With pre-season football training back in full swing and teams preparing to tackle the 2014 season, what better time to talk about some of the ways to prevent common injuries and perform at your optimum level

Pre-season training is everyone’s least favourite part of the year – with endless laps and sprints aimed at getting a high base level of fitness to carry into the regular season, it is also one of the most common times people get soft tissue injuries.

It is important to warm up properly before commencing training, making sure to include a dynamic stretch after a walk/run to get the blood flowing into your muscles and prepare them for activity. Dynamic lower limb stretches should include leg swings and back rolls at the very least! Static stretching should be used post-training. Studies have shown that static stretching can decrease performance and power – so save it for after!

Pacing yourself through the first few sessions is very important. Everyone is trying to outdo each other and impress the coaches, but there’s nothing worse than over extending yourself during pre-season and having to spend time on the sidelines due to injury. Gradually build up your fitness base, and try to go a little further or harder each session. Don’t go from 0-100 in the first week!

A study out of the U.S has shown that athletes who received spinal manipulation (like you would receive from your Chiropractor or Osteopath) during the season and before games, performed at a higher level as determined by their coaches. This positive correlation is something to keep in mind if you’re looking for an extra edge for your next game!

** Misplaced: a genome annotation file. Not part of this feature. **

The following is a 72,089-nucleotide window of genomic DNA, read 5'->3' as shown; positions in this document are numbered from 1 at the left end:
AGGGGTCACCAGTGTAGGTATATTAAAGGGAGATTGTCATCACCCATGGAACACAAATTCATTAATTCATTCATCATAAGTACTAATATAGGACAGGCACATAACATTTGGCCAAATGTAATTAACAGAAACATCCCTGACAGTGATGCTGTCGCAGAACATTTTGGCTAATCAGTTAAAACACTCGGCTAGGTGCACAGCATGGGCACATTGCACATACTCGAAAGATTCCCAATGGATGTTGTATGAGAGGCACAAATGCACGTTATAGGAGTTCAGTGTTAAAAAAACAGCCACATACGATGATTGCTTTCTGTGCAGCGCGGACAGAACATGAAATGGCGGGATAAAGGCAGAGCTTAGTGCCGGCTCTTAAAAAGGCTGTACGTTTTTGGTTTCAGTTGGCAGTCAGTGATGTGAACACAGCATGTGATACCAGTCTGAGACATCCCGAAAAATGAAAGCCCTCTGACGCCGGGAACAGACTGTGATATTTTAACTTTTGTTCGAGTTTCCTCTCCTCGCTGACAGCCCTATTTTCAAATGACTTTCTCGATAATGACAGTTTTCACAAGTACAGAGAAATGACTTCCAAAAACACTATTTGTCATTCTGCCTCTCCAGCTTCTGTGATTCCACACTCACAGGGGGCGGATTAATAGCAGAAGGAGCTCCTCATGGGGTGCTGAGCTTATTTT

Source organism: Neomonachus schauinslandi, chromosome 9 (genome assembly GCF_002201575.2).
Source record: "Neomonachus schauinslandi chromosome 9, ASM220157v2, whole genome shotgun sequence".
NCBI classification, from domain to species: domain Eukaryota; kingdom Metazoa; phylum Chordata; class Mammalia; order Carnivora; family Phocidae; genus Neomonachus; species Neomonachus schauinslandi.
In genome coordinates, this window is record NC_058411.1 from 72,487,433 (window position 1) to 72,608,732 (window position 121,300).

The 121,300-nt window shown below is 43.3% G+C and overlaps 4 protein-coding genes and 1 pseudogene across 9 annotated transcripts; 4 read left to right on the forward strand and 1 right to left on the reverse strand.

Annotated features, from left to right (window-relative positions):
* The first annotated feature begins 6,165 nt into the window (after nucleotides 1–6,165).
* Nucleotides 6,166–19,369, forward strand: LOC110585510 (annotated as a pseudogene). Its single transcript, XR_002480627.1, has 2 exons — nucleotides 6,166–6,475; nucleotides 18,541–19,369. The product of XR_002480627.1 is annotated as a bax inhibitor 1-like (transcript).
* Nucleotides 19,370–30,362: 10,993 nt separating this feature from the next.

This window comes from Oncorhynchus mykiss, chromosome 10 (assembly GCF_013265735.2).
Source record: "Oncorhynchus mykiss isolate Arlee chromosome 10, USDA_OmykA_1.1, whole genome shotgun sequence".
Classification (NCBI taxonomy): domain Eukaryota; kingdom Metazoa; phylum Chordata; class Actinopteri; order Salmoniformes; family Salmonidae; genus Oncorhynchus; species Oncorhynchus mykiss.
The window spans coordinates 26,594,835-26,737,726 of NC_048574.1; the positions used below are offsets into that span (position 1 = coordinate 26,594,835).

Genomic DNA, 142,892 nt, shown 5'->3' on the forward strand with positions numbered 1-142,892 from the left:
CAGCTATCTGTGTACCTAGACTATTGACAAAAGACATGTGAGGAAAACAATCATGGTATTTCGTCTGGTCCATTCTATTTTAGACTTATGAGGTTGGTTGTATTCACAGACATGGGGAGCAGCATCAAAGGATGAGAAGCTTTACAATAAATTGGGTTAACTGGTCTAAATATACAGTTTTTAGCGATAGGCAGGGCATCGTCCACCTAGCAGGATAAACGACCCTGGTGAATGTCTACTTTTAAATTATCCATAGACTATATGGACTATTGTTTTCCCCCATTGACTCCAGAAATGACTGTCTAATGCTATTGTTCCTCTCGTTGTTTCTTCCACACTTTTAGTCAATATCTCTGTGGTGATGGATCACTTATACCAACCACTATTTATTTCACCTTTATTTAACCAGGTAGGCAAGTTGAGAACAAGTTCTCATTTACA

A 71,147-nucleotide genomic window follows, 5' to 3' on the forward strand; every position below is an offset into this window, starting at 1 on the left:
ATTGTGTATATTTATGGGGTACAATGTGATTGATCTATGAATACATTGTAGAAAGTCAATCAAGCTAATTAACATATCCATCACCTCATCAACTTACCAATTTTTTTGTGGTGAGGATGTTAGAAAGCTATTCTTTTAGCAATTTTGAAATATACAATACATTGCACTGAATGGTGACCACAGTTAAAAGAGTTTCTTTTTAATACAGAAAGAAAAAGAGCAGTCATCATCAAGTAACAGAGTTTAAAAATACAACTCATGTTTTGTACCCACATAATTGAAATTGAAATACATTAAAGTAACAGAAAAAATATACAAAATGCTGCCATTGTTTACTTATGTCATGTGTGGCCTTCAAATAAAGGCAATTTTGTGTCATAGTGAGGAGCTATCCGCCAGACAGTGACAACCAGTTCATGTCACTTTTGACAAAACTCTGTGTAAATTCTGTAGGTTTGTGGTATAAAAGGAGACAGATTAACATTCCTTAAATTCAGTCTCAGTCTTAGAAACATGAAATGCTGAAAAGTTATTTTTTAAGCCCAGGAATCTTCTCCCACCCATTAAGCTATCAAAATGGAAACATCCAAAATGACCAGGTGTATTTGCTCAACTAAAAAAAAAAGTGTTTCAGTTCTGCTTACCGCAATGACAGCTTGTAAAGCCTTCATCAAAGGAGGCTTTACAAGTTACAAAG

In regards to injury, recent studies have shown that spinal manipulation and maintaining proper pelvic and lumbar biomechanics (making sure you pelvis and low back are moving right) can aid in the prevention and treatment of hamstring injuries, which in the case of AFL is the most common soft tissue injury. A multi-faceted approach to treatment, which looks at both the area in pain/injury, as well as surrounding areas (pelvis, low back, knees) was found to be most appropriate when treating hamstring injuries, and also go a long way to preventing them!

So come and get a check-up before you start your own pre-season. You don’t even need to be playing football! If you’re finding it hard going keeping those New Years resolutions because of injury or lack of motivation, come and see someone at Body of Life and get yourself injury free and re-motivated to perform at your best!

Article written by Dr. Joshua Murphy (Chiropractor)


P.G Brolinson., M. Smolka., M Rogers et al. Precompetition Manipulative Treatment and Performance among Virginia Tech Athletes During 2 Consecutive Football Seasons: A Preliminary, Retropective Report

W.T. Hoskins & H.P Pollard. Successful management of hamstring injuries in Australian Rules footballers: two case reports.

W. Hoskins, H. Pollard. The effect of a sports chiropractic manual therapy intervention on the prevention of back pain, hamstring and lower limb injuries in semi- elite Australian Rules footballers: a randomized controlled trial